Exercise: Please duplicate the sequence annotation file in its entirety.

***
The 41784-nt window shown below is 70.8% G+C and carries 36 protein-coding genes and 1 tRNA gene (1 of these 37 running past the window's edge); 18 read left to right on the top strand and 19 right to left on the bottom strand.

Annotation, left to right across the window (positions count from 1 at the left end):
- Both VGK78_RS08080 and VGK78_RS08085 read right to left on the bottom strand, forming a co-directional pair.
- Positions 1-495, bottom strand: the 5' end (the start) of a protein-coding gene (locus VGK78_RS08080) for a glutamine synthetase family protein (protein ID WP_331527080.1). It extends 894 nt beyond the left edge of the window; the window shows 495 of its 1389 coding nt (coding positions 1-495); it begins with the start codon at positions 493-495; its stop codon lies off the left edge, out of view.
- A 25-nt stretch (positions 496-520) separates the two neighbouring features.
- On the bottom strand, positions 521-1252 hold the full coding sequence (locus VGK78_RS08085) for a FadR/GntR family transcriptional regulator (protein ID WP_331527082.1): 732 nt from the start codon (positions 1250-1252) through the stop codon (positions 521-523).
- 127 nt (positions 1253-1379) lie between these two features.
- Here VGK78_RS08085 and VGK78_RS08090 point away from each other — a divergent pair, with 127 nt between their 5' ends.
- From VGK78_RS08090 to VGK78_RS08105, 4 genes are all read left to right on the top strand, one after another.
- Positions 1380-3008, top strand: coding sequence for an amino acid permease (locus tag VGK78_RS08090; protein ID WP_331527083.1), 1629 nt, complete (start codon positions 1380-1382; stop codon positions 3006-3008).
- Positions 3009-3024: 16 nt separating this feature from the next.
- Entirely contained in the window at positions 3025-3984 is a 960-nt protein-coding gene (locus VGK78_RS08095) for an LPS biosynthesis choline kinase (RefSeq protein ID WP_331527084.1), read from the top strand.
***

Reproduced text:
The 41784-nt window shown below is 70.8% G+C and carries 36 protein-coding genes and 1 tRNA gene (1 of these 37 running past the window's edge); 18 read left to right on the top strand and 19 right to left on the bottom strand.

Annotation, left to right across the window (positions count from 1 at the left end):
- Both VGK78_RS08080 and VGK78_RS08085 read right to left on the bottom strand, forming a co-directional pair.
- Positions 1-495, bottom strand: the 5' end (the start) of a protein-coding gene (locus VGK78_RS08080) for a glutamine synthetase family protein (protein ID WP_331527080.1). It extends 894 nt beyond the left edge of the window; the window shows 495 of its 1389 coding nt (coding positions 1-495); it begins with the start codon at positions 493-495; its stop codon lies off the left edge, out of view.
- A 25-nt stretch (positions 496-520) separates the two neighbouring features.
- On the bottom strand, positions 521-1252 hold the full coding sequence (locus VGK78_RS08085) for a FadR/GntR family transcriptional regulator (protein ID WP_331527082.1): 732 nt from the start codon (positions 1250-1252) through the stop codon (positions 521-523).
- 127 nt (positions 1253-1379) lie between these two features.
- Here VGK78_RS08085 and VGK78_RS08090 point away from each other — a divergent pair, with 127 nt between their 5' ends.
- From VGK78_RS08090 to VGK78_RS08105, 4 genes are all read left to right on the top strand, one after another.
- Positions 1380-3008, top strand: coding sequence for an amino acid permease (locus tag VGK78_RS08090; protein ID WP_331527083.1), 1629 nt, complete (start codon positions 1380-1382; stop codon positions 3006-3008).
- Positions 3009-3024: 16 nt separating this feature from the next.
- Entirely contained in the window at positions 3025-3984 is a 960-nt protein-coding gene (locus VGK78_RS08095) for an LPS biosynthesis choline kinase (RefSeq protein ID WP_331527084.1), read from the top strand.